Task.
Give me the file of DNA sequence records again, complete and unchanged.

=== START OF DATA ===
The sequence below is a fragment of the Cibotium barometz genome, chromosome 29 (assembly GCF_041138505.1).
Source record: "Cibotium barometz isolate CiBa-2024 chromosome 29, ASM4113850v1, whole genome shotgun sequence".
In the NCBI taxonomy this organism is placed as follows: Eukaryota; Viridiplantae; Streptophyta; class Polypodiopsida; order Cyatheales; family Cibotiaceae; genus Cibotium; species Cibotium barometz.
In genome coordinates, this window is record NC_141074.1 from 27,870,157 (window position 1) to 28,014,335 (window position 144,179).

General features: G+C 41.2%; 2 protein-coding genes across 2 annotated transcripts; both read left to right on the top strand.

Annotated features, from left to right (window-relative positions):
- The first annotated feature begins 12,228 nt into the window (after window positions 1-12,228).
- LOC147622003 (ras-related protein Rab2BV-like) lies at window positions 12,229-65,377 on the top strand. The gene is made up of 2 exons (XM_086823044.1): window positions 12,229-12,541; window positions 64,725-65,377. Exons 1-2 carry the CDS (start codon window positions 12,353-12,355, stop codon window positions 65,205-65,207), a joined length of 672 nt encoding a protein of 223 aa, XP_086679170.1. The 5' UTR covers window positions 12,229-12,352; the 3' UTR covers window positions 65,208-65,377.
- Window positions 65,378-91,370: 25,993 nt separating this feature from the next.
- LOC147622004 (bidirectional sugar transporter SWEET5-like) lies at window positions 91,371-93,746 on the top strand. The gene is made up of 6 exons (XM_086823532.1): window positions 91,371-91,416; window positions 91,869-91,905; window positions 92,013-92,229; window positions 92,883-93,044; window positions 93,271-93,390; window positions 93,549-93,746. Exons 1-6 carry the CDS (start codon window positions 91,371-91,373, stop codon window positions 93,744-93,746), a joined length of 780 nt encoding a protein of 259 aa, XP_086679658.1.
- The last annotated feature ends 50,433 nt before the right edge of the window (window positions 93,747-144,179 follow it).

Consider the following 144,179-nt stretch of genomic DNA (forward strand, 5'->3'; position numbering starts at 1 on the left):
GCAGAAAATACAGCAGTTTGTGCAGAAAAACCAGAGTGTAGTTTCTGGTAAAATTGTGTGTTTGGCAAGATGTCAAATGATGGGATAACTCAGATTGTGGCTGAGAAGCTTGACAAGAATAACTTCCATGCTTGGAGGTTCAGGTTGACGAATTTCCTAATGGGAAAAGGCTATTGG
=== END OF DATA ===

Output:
The sequence below is a fragment of the Cibotium barometz genome, chromosome 29 (assembly GCF_041138505.1).
Source record: "Cibotium barometz isolate CiBa-2024 chromosome 29, ASM4113850v1, whole genome shotgun sequence".
In the NCBI taxonomy this organism is placed as follows: Eukaryota; Viridiplantae; Streptophyta; class Polypodiopsida; order Cyatheales; family Cibotiaceae; genus Cibotium; species Cibotium barometz.
In genome coordinates, this window is record NC_141074.1 from 27,870,157 (window position 1) to 28,014,335 (window position 144,179).

General features: G+C 41.2%; 2 protein-coding genes across 2 annotated transcripts; both read left to right on the top strand.

Annotated features, from left to right (window-relative positions):
- The first annotated feature begins 12,228 nt into the window (after window positions 1-12,228).
- LOC147622003 (ras-related protein Rab2BV-like) lies at window positions 12,229-65,377 on the top strand. The gene is made up of 2 exons (XM_086823044.1): window positions 12,229-12,541; window positions 64,725-65,377. Exons 1-2 carry the CDS (start codon window positions 12,353-12,355, stop codon window positions 65,205-65,207), a joined length of 672 nt encoding a protein of 223 aa, XP_086679170.1. The 5' UTR covers window positions 12,229-12,352; the 3' UTR covers window positions 65,208-65,377.
- Window positions 65,378-91,370: 25,993 nt separating this feature from the next.
- LOC147622004 (bidirectional sugar transporter SWEET5-like) lies at window positions 91,371-93,746 on the top strand. The gene is made up of 6 exons (XM_086823532.1): window positions 91,371-91,416; window positions 91,869-91,905; window positions 92,013-92,229; window positions 92,883-93,044; window positions 93,271-93,390; window positions 93,549-93,746. Exons 1-6 carry the CDS (start codon window positions 91,371-91,373, stop codon window positions 93,744-93,746), a joined length of 780 nt encoding a protein of 259 aa, XP_086679658.1.
- The last annotated feature ends 50,433 nt before the right edge of the window (window positions 93,747-144,179 follow it).

Consider the following 144,179-nt stretch of genomic DNA (forward strand, 5'->3'; position numbering starts at 1 on the left):
GCAGAAAATACAGCAGTTTGTGCAGAAAAACCAGAGTGTAGTTTCTGGTAAAATTGTGTGTTTGGCAAGATGTCAAATGATGGGATAACTCAGATTGTGGCTGAGAAGCTTGACAAGAATAACTTCCATGCTTGGAGGTTCAGGTTGACGAATTTCCTAATGGGAAAAGGCTATTGG